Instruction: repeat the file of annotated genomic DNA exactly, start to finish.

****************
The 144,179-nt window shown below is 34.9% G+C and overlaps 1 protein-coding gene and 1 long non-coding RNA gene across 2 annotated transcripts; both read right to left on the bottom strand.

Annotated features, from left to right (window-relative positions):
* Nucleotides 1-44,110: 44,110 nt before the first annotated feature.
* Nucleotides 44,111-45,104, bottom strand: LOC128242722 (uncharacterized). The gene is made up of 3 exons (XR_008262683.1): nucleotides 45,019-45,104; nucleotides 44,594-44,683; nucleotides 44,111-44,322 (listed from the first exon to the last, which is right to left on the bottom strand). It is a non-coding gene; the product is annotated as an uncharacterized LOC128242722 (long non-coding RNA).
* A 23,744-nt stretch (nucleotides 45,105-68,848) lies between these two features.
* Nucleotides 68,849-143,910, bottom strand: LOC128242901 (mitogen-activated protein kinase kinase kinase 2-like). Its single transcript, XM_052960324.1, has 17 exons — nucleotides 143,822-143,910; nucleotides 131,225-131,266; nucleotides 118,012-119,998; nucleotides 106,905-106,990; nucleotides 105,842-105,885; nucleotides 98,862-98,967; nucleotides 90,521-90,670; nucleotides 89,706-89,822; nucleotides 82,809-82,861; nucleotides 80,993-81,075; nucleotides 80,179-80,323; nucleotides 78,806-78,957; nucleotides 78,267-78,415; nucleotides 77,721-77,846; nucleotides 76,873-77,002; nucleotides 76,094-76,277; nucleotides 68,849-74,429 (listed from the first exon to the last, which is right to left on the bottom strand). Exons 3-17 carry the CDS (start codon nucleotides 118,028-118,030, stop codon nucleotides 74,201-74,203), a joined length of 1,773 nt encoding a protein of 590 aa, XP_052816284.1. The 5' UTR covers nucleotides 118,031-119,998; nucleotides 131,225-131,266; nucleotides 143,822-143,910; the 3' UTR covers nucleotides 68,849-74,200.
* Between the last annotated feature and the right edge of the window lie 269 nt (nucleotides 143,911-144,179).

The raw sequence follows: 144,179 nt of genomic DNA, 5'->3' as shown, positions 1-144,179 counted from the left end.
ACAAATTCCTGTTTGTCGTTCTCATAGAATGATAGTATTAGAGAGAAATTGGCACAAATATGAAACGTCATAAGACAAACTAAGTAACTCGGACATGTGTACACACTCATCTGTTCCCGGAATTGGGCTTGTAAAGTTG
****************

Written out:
The 144,179-nt window shown below is 34.9% G+C and overlaps 1 protein-coding gene and 1 long non-coding RNA gene across 2 annotated transcripts; both read right to left on the bottom strand.

Annotated features, from left to right (window-relative positions):
* Nucleotides 1-44,110: 44,110 nt before the first annotated feature.
* Nucleotides 44,111-45,104, bottom strand: LOC128242722 (uncharacterized). The gene is made up of 3 exons (XR_008262683.1): nucleotides 45,019-45,104; nucleotides 44,594-44,683; nucleotides 44,111-44,322 (listed from the first exon to the last, which is right to left on the bottom strand). It is a non-coding gene; the product is annotated as an uncharacterized LOC128242722 (long non-coding RNA).
* A 23,744-nt stretch (nucleotides 45,105-68,848) lies between these two features.
* Nucleotides 68,849-143,910, bottom strand: LOC128242901 (mitogen-activated protein kinase kinase kinase 2-like). Its single transcript, XM_052960324.1, has 17 exons — nucleotides 143,822-143,910; nucleotides 131,225-131,266; nucleotides 118,012-119,998; nucleotides 106,905-106,990; nucleotides 105,842-105,885; nucleotides 98,862-98,967; nucleotides 90,521-90,670; nucleotides 89,706-89,822; nucleotides 82,809-82,861; nucleotides 80,993-81,075; nucleotides 80,179-80,323; nucleotides 78,806-78,957; nucleotides 78,267-78,415; nucleotides 77,721-77,846; nucleotides 76,873-77,002; nucleotides 76,094-76,277; nucleotides 68,849-74,429 (listed from the first exon to the last, which is right to left on the bottom strand). Exons 3-17 carry the CDS (start codon nucleotides 118,028-118,030, stop codon nucleotides 74,201-74,203), a joined length of 1,773 nt encoding a protein of 590 aa, XP_052816284.1. The 5' UTR covers nucleotides 118,031-119,998; nucleotides 131,225-131,266; nucleotides 143,822-143,910; the 3' UTR covers nucleotides 68,849-74,200.
* Between the last annotated feature and the right edge of the window lie 269 nt (nucleotides 143,911-144,179).

The raw sequence follows: 144,179 nt of genomic DNA, 5'->3' as shown, positions 1-144,179 counted from the left end.
ACAAATTCCTGTTTGTCGTTCTCATAGAATGATAGTATTAGAGAGAAATTGGCACAAATATGAAACGTCATAAGACAAACTAAGTAACTCGGACATGTGTACACACTCATCTGTTCCCGGAATTGGGCTTGTAAAGTTG